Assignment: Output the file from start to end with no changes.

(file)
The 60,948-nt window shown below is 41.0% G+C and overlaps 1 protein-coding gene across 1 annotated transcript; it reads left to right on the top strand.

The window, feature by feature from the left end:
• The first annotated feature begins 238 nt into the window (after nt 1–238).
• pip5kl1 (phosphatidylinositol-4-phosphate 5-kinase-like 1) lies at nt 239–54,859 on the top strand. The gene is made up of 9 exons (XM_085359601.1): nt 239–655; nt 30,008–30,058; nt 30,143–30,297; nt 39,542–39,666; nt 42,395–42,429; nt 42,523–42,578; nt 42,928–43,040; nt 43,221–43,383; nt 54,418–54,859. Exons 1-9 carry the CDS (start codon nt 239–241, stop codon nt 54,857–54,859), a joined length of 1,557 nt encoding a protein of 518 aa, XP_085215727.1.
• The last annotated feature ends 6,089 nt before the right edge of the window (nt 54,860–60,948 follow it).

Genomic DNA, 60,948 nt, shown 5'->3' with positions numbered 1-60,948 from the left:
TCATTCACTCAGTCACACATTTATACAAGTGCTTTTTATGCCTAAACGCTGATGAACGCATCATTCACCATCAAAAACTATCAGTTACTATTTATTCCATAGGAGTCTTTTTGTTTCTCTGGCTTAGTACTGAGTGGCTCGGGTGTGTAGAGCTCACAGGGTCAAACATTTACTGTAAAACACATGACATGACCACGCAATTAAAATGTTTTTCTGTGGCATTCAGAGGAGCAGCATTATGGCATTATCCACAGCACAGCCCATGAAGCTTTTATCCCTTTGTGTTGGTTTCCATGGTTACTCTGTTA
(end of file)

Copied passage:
The 60,948-nt window shown below is 41.0% G+C and overlaps 1 protein-coding gene across 1 annotated transcript; it reads left to right on the top strand.

The window, feature by feature from the left end:
• The first annotated feature begins 238 nt into the window (after nt 1–238).
• pip5kl1 (phosphatidylinositol-4-phosphate 5-kinase-like 1) lies at nt 239–54,859 on the top strand. The gene is made up of 9 exons (XM_085359601.1): nt 239–655; nt 30,008–30,058; nt 30,143–30,297; nt 39,542–39,666; nt 42,395–42,429; nt 42,523–42,578; nt 42,928–43,040; nt 43,221–43,383; nt 54,418–54,859. Exons 1-9 carry the CDS (start codon nt 239–241, stop codon nt 54,857–54,859), a joined length of 1,557 nt encoding a protein of 518 aa, XP_085215727.1.
• The last annotated feature ends 6,089 nt before the right edge of the window (nt 54,860–60,948 follow it).

Genomic DNA, 60,948 nt, shown 5'->3' with positions numbered 1-60,948 from the left:
TCATTCACTCAGTCACACATTTATACAAGTGCTTTTTATGCCTAAACGCTGATGAACGCATCATTCACCATCAAAAACTATCAGTTACTATTTATTCCATAGGAGTCTTTTTGTTTCTCTGGCTTAGTACTGAGTGGCTCGGGTGTGTAGAGCTCACAGGGTCAAACATTTACTGTAAAACACATGACATGACCACGCAATTAAAATGTTTTTCTGTGGCATTCAGAGGAGCAGCATTATGGCATTATCCACAGCACAGCCCATGAAGCTTTTATCCCTTTGTGTTGGTTTCCATGGTTACTCTGTTA